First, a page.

Nur, a 30 year old aid agency worker from a Baghdad family who asked that her surname not be used, told VICE News that Sunni neighborhoods in the capital, many of which have long been surrounded by blast walls and are only accessible via police checkpoint, are unfairly singled out by security forces. She says this leads to typical waits of an hour and a half to enter or leave. If there' a bombing, she adds, the entire neighbourhood is often shut off for a full day.
"If you go to a Shiite area you never find that many checkpoints and restrictions. The government is being unfair and treating one group different from another and this has lasted for years. Day after day you feel like your group is being discriminated against and there is a difference in everything."
In response to both this and the risk from militia and bombings, she and her family moved to the Iraqi Kurdistan capital of Erbil late last year. Other Sunnis also seem to be fleeing the capital. More than 4,000 Iraqis have left Baghdad to live elsewhere in Iraq this year, according to a July report from the International Organization for Migration (IOM). According to the report, 54 percent of the displaced Baghdadis went to majority Sunni Anbar, suggesting that they too are Sunnis.
This too happened back in 2007. However, Areej Mohammed says that there is one important distinction between then and now. Today, she says, the government is more actively involved in targeting Sunnis itself. “[Then] we knew the government couldn't handle the situation… Now we have police and courts and we understand that the government is taking care of the militias."
Dr. Alaa Makki, a member of Iraq's largest Sunni Islamist political group the Iraqi Islamic Party, told VICE News he had no doubt that there was official involvement with crimes committed by Shiite militias. He pointed to a July 24 case when 52 prisoners were killed, in what officials told VICE News was an attack by Sunni insurgents on a prison bus traveling from Taji to Baghad that also claimed the lives of nine policemen. Makki, however, says the prisoners were summarily executed.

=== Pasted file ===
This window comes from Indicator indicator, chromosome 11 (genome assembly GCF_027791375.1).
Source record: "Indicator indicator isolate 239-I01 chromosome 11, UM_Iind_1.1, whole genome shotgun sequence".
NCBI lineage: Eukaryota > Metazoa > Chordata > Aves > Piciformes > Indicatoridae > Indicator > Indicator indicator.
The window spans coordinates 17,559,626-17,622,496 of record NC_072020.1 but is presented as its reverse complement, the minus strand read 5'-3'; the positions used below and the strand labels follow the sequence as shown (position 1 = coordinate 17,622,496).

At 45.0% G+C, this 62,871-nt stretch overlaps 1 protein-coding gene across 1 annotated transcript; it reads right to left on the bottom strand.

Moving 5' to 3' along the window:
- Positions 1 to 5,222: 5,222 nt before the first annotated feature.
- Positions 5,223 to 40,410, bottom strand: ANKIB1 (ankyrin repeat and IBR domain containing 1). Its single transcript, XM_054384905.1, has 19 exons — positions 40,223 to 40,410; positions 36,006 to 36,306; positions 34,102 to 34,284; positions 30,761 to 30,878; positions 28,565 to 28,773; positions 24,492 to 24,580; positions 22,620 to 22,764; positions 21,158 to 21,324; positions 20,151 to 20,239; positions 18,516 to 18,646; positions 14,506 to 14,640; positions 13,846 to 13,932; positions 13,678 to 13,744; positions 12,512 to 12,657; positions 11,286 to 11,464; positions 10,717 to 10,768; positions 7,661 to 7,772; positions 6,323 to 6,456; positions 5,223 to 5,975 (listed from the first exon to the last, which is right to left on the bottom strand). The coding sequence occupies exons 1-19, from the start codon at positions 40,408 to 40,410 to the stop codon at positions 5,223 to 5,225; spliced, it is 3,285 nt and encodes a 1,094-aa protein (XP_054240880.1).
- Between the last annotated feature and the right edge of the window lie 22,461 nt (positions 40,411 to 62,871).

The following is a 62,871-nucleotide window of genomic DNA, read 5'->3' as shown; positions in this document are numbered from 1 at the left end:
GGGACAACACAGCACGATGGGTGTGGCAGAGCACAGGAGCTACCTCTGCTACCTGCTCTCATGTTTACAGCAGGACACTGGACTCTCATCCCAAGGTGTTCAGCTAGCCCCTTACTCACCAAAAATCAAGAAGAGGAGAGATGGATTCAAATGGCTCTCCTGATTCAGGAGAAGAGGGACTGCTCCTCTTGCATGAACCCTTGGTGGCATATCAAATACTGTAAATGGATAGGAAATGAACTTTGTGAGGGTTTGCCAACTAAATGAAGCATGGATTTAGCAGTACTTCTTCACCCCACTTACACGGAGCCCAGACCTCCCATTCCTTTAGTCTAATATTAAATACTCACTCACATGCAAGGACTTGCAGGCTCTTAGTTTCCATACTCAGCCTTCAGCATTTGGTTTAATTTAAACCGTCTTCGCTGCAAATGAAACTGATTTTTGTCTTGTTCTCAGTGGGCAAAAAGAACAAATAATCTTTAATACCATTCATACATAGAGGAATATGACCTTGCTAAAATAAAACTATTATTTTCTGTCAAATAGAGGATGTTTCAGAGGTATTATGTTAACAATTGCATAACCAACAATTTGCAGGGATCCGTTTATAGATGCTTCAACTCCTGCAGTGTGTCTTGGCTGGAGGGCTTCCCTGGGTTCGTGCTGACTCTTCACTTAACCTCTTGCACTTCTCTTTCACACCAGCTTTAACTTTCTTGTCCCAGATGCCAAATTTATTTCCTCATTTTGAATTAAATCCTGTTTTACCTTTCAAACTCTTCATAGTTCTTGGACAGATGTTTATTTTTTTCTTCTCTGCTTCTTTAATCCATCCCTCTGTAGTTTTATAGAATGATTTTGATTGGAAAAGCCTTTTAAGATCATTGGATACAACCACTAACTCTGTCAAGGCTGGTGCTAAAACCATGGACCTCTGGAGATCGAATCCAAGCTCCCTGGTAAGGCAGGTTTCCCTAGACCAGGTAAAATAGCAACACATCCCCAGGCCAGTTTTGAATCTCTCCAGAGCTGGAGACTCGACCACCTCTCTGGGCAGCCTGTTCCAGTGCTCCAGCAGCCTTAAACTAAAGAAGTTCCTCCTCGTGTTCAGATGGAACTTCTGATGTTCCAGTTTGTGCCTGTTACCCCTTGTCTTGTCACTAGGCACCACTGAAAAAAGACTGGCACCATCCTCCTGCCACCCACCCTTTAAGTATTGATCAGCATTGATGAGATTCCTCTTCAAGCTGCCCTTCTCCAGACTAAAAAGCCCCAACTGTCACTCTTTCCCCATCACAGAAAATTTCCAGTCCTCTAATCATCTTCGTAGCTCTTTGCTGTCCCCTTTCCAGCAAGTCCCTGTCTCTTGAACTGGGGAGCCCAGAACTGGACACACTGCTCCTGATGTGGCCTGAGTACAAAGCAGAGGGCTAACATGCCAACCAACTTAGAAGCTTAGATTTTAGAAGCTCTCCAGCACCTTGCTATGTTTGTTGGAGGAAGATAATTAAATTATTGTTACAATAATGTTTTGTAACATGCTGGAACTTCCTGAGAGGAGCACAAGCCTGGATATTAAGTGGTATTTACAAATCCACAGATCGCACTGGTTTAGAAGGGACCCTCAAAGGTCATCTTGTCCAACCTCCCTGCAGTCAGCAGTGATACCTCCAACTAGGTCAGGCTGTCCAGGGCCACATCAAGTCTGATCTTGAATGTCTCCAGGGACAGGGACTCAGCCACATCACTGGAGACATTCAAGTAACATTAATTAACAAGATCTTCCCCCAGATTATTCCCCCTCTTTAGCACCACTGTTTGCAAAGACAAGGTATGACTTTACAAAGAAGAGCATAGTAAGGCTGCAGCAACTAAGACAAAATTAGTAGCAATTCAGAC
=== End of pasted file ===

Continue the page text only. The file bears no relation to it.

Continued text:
"It's obvious that the detainees, indicated to be Sunni, were maybe challenging the government. So who would have benefited from killing them? Their colleagues now surrounding Baghdad or the people that they're challenging?" he asked.
There have been similar incidents before. On June 23, 69 prisoners died while being transferred to a Baghdad jail. Officials said the convoy transporting the victims was attacked by militants and that some of the men were killed in the resultant firefight. However, sources told Reuters that the men were actually shot by police.
Shiite lawmakers deny the charges. Adnan al-Saraj, a prominent member of Maliki's State of Law coalition told VICE News that he had no concerns about an uptick in sectarian violence.
“I’m sure that all Iraqi people are united and we won’t see sectarian violence as we did in 206 and 2007, when Sunni’s couldn’t travel to Shiite areas and the opposite," he says.
He added that Shiite militias working with the government were now all held to high standards of behavior, but admitted that there might still be some bad elements: “Authorities have now taken strict measures against all militia outside of government control. It requires a bit of time to get rid of all of the individuals not representing the right kind of Shiites."
Whatever the reality, all Sunnis who spoke with VICE News say they bear no ill will towards Shiites as a whole, but rather, felt trapped between Maliki's government and the ISIS-led militants.
"The Iraqi people are trapped between the government and ISIS, each of which are looking after their own interests," Nur says. "The government says that they are different from ISIS, but at the end I think all of them want one thing… to keep their own seats of power."
Sabah agreed, adding that she is concerned that if things continue as they are, the situation will inevitably worsen. “The problem is not with the people," she says. "The problem is those trying to impose their agendas."